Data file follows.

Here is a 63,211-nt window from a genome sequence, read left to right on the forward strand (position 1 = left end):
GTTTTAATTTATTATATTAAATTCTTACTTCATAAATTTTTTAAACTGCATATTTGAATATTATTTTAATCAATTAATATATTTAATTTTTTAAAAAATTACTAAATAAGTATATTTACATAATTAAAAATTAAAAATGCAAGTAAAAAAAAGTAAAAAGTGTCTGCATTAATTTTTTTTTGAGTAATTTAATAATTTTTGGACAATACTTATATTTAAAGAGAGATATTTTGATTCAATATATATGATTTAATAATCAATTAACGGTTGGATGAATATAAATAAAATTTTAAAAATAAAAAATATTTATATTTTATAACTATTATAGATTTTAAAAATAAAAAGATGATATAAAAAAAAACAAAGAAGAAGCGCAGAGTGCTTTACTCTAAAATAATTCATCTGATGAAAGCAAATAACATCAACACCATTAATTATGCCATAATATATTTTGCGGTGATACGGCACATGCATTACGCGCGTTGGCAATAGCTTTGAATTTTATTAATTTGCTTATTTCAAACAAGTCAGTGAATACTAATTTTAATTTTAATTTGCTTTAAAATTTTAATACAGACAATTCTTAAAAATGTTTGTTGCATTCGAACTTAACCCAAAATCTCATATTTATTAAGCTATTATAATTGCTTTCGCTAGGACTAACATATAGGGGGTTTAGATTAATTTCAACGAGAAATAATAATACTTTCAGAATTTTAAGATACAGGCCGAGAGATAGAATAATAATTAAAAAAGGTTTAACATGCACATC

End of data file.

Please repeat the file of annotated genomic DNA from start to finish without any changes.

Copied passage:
Here is a 63,211-nt window from a genome sequence, read left to right on the forward strand (position 1 = left end):
GTTTTAATTTATTATATTAAATTCTTACTTCATAAATTTTTTAAACTGCATATTTGAATATTATTTTAATCAATTAATATATTTAATTTTTTAAAAAATTACTAAATAAGTATATTTACATAATTAAAAATTAAAAATGCAAGTAAAAAAAAGTAAAAAGTGTCTGCATTAATTTTTTTTTGAGTAATTTAATAATTTTTGGACAATACTTATATTTAAAGAGAGATATTTTGATTCAATATATATGATTTAATAATCAATTAACGGTTGGATGAATATAAATAAAATTTTAAAAATAAAAAATATTTATATTTTATAACTATTATAGATTTTAAAAATAAAAAGATGATATAAAAAAAAACAAAGAAGAAGCGCAGAGTGCTTTACTCTAAAATAATTCATCTGATGAAAGCAAATAACATCAACACCATTAATTATGCCATAATATATTTTGCGGTGATACGGCACATGCATTACGCGCGTTGGCAATAGCTTTGAATTTTATTAATTTGCTTATTTCAAACAAGTCAGTGAATACTAATTTTAATTTTAATTTGCTTTAAAATTTTAATACAGACAATTCTTAAAAATGTTTGTTGCATTCGAACTTAACCCAAAATCTCATATTTATTAAGCTATTATAATTGCTTTCGCTAGGACTAACATATAGGGGGTTTAGATTAATTTCAACGAGAAATAATAATACTTTCAGAATTTTAAGATACAGGCCGAGAGATAGAATAATAATTAAAAAAGGTTTAACATGCACATC